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Connections Across Cultures: Glorifying Youth vs. Valuing the Elderly

We hear a lot in our society about how we value youth, and consider the elderly to be of little worth. The obsession with youth and appearance is such that plastic surgery has become the subject of numerous television shows. But is our society really different than other societies, and if so, what factors might have contributed to the difference? The matter is particularly important today, since the world’s older population is the fastest growing group. One estimate has suggested by the year 2020 the total population of people over 65 years of age will be 690 million (Hillier&Barrow, 1999). Thus, it won’t be long before there are a billion people over the age of 65. But is 65 years old a valid point for declaring someone as old?

Old age can be defined functionally, as in whether or not a person can still do the things expected of them in their culture, it can be defined formally by some external event, such as the birth of the first grandchild, or it can be determined chronologically, as it typically is in the United States (we traditionally use the age of 65 years). Each measure has its advantages and disadvantages, but regardless, when a person is viewed by others as old, the question becomes one of how they will be treated. Generally speaking, the more industrialized a society is, the less likely it is to treat its elderly with respect and dignity. In non-industrialized societies, the elderly play a number of important roles in the traditions and ceremonies emphasized by such cultures, since they know the most about those traditions and ceremonies. Older members of the community function as historians, vocational instructors, and often as doctors and ministers. In agrarian societies they continue to work as long as they are able. As a result, the elderly are still vital, contributing members of the community, and as such, they are naturally treated with the respect they deserve (Hillier&Barrow, 1999).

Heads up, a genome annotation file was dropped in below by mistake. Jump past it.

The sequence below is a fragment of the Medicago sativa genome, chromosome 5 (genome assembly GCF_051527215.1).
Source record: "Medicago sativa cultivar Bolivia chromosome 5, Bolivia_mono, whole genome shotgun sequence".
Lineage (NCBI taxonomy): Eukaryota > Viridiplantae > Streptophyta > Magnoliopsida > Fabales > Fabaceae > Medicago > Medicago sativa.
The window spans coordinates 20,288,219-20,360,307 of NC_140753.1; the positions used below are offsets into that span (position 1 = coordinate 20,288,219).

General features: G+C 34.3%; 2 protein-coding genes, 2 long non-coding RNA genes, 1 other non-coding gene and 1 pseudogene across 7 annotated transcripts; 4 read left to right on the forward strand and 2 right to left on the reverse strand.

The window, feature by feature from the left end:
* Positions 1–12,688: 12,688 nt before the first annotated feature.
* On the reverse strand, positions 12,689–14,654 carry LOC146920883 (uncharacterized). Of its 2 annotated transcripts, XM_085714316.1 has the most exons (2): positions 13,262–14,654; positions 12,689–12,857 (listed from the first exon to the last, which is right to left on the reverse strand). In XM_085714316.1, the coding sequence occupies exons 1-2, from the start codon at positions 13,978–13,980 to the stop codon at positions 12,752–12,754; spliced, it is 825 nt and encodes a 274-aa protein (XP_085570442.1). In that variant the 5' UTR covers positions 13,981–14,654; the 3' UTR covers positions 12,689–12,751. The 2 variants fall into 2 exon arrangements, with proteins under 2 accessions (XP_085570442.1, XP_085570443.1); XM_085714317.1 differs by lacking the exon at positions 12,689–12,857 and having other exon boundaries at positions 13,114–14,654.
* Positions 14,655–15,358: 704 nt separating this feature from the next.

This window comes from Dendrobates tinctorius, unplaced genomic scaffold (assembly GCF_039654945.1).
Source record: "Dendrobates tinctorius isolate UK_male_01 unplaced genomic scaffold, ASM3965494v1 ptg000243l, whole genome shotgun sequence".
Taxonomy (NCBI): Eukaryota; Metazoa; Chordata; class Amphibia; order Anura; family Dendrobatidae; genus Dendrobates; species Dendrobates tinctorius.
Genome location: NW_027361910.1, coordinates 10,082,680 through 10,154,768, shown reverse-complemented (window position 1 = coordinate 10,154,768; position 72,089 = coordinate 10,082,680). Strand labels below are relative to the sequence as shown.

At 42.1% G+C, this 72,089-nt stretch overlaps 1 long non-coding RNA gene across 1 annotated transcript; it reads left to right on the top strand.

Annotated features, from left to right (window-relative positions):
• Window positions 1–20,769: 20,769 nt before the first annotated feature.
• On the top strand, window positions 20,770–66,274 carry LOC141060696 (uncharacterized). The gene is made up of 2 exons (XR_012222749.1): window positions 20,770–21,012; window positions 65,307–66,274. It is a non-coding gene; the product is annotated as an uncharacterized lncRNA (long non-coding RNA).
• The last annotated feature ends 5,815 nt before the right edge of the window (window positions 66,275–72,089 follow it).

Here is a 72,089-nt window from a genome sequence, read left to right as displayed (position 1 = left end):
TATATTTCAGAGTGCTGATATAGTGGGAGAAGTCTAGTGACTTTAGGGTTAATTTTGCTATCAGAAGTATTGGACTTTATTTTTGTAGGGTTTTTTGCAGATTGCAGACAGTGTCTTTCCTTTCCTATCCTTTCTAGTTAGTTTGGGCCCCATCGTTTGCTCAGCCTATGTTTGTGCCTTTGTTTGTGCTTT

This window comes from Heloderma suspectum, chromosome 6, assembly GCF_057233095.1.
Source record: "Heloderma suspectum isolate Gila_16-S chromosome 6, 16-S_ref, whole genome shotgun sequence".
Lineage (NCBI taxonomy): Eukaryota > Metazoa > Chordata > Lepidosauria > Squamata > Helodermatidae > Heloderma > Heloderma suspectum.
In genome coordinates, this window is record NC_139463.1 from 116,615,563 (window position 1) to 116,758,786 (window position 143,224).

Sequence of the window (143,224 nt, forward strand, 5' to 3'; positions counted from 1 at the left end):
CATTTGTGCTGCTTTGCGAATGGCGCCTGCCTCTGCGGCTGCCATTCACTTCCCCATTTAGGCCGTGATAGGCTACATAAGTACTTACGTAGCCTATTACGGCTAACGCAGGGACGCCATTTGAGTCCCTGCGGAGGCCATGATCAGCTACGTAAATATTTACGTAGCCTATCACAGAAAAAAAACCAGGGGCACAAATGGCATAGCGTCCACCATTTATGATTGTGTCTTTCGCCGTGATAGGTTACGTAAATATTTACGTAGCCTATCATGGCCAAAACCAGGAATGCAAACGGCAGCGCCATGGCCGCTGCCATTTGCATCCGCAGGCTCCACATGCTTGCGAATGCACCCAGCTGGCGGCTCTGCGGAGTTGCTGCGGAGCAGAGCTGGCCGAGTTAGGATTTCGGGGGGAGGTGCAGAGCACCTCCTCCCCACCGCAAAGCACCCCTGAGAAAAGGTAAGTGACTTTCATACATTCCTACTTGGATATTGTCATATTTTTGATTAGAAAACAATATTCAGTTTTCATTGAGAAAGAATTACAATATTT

There are, however, variations even within non-industrialized societies. For example, nomadic societies have few resources, and often live in harsh climates. Their geographic mobility favors youth and vigor, as well as individual autonomy, all elements that fade with advanced age. Even with minor advances in technology, the important roles that elders played in many cultures have faded with time. Among the Aleuts in Northern Russia there were always one or two old men who educated the children. However, the availability of printed material has largely eliminated the need for this type of education. In places such as Turkey and Nepal, the elderly have lost their place in the workforce with the urbanization and industrialization of the country. The Igbo of Nigeria once held their elders in high regard, but mass migrations have diminished their authority, and formal education in schools has supplanted their spiritual roles (Hillier&Barrow, 1999). Many more examples can be found of changes in how communities, societies, and cultures treat the elderly more poorly than they have in the past.

Questions & Answers

Is there any normative that regulates the use of silver nanoparticles?